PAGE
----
The morning light shines through the apartment complex. The illuminated dust, which remains the only source of movement in the restless environment, floats downward. She does not know why she remains tired after ten hours of sleep.

            Listening for a knock on the door to wake her, she waits for Will, the thirty-two year old single man who lives down the hall. They met by passing, engaging in small talk until one of them mentioned D.H. Lawrence. Separating during the day, they exchange books at night, drink tea and wonder how passionate of a kisser the other one is.

            But lying in bed, it’s hard for her keep the window open and eavesdrop on the movement below. The cab-calls, the fall wind, and the café conversation whistle a tune with no concrete rhythm. She promises herself that she believes in life, listening to the noise and wondering why it sings. She’s not afraid of Will, she says to herself. She is just aware of his obligations.

            She’ll pass Will in the hallway and appear to have appointments to go to. A chronic flaw, she must be chased. Fortunately, he always stops to talk, and she focuses on reducing her natural tendency to small talk. She asks, “How are you?” and “Where are you going?” He asks, “How is the collection of short stories you started?” and “When did you chip your tooth?” and “Can I come in for some tea?”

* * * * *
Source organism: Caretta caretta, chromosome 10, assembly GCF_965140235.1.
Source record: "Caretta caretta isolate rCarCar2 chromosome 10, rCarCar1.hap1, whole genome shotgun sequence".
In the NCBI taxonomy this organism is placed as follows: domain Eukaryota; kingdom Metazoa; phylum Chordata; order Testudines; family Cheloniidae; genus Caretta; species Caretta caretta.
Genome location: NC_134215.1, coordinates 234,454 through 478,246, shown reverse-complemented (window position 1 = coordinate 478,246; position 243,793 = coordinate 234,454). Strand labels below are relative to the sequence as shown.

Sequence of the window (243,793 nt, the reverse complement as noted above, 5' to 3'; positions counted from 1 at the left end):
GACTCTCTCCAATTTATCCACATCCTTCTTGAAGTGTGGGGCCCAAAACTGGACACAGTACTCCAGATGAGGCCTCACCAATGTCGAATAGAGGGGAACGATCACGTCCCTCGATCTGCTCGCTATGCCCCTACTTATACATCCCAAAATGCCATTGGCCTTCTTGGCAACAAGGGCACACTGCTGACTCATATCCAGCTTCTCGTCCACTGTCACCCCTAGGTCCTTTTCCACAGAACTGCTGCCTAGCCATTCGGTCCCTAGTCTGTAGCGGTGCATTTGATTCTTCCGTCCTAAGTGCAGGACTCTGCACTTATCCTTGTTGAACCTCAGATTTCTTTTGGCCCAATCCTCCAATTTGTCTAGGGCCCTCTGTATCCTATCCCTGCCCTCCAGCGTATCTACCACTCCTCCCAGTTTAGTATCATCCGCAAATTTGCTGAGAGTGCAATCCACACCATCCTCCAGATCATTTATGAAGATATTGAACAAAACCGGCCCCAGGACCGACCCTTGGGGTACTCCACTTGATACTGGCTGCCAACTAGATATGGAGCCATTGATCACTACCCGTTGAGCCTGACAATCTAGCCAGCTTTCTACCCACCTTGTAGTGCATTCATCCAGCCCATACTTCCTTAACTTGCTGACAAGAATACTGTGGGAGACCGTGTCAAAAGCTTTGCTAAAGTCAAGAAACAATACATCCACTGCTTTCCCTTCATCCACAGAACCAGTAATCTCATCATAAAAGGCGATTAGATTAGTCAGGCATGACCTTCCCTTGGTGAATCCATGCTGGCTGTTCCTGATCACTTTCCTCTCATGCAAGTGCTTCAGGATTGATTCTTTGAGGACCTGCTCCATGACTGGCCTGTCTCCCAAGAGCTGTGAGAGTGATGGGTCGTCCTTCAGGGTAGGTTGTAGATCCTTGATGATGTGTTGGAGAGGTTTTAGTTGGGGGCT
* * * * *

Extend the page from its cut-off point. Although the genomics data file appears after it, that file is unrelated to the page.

Over tea one day, her mom calls her. Will sits across from her as she apologizes for taking the call. Her mother asks about the new studio apartment and the promotion while ranting about her younger brother who still lives at home. At first glance, she holds an intelligent conversation with her mom. In reality, she tunes it out instinctively, conversing with Will’s eyes for the remainder of the telephone call. He blinks with a feint smile. She wonders if things have begun.

            When together, they talk of childhood and science and socialism. It’s the kind of conversation that exists when people get to know one another: full of substance and ambiguity. They talk over the neighbor’s creaking bed, and it forces them not to whisper.

            “Best break up?” he asks.

            “There’s such a thing?”

            “Of course.”

            “Senior year of high school,” she snaps back, “We were friends the day after.”

            “First year out of college – I cried for three months.”

            She notices how the monotony of his motions contrasts with his spontaneous speech. He combs his fingers through his facial hair, holding the mug with both hands.

            “Ever been to that 7-eleven on the corner?”

            “The one that sixteen year old girl works at?”

            “Yeah, I heard there was a hold up there. I can’t imagine how that girl reacted.”

            “I wonder what she’s up to,” she mumbles.